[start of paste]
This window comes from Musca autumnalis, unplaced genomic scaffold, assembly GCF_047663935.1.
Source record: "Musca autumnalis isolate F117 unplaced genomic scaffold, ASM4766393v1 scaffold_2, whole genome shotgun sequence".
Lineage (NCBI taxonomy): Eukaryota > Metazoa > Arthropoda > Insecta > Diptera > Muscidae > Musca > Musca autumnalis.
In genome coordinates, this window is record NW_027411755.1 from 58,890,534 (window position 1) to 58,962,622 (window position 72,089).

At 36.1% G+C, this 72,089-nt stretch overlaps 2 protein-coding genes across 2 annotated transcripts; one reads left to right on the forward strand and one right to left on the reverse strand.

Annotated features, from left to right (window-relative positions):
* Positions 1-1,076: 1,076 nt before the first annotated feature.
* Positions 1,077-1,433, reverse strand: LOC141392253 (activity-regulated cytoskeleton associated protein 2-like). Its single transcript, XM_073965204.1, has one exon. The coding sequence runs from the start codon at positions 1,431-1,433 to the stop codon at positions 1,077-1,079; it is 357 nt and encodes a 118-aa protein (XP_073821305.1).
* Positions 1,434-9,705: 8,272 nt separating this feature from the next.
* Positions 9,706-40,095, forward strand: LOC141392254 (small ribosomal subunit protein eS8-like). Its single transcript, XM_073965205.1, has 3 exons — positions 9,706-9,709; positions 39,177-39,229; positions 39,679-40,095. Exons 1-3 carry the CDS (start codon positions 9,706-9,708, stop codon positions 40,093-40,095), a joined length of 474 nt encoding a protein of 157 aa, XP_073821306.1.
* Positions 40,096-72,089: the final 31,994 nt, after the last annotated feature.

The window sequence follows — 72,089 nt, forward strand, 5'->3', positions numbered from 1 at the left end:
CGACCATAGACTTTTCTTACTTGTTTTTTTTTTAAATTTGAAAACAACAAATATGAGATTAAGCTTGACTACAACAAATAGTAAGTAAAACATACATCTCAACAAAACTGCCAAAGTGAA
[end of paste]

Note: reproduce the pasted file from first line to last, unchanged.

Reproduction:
This window comes from Musca autumnalis, unplaced genomic scaffold, assembly GCF_047663935.1.
Source record: "Musca autumnalis isolate F117 unplaced genomic scaffold, ASM4766393v1 scaffold_2, whole genome shotgun sequence".
Lineage (NCBI taxonomy): Eukaryota > Metazoa > Arthropoda > Insecta > Diptera > Muscidae > Musca > Musca autumnalis.
In genome coordinates, this window is record NW_027411755.1 from 58,890,534 (window position 1) to 58,962,622 (window position 72,089).

At 36.1% G+C, this 72,089-nt stretch overlaps 2 protein-coding genes across 2 annotated transcripts; one reads left to right on the forward strand and one right to left on the reverse strand.

Annotated features, from left to right (window-relative positions):
* Positions 1-1,076: 1,076 nt before the first annotated feature.
* Positions 1,077-1,433, reverse strand: LOC141392253 (activity-regulated cytoskeleton associated protein 2-like). Its single transcript, XM_073965204.1, has one exon. The coding sequence runs from the start codon at positions 1,431-1,433 to the stop codon at positions 1,077-1,079; it is 357 nt and encodes a 118-aa protein (XP_073821305.1).
* Positions 1,434-9,705: 8,272 nt separating this feature from the next.
* Positions 9,706-40,095, forward strand: LOC141392254 (small ribosomal subunit protein eS8-like). Its single transcript, XM_073965205.1, has 3 exons — positions 9,706-9,709; positions 39,177-39,229; positions 39,679-40,095. Exons 1-3 carry the CDS (start codon positions 9,706-9,708, stop codon positions 40,093-40,095), a joined length of 474 nt encoding a protein of 157 aa, XP_073821306.1.
* Positions 40,096-72,089: the final 31,994 nt, after the last annotated feature.

The window sequence follows — 72,089 nt, forward strand, 5'->3', positions numbered from 1 at the left end:
CGACCATAGACTTTTCTTACTTGTTTTTTTTTTAAATTTGAAAACAACAAATATGAGATTAAGCTTGACTACAACAAATAGTAAGTAAAACATACATCTCAACAAAACTGCCAAAGTGAA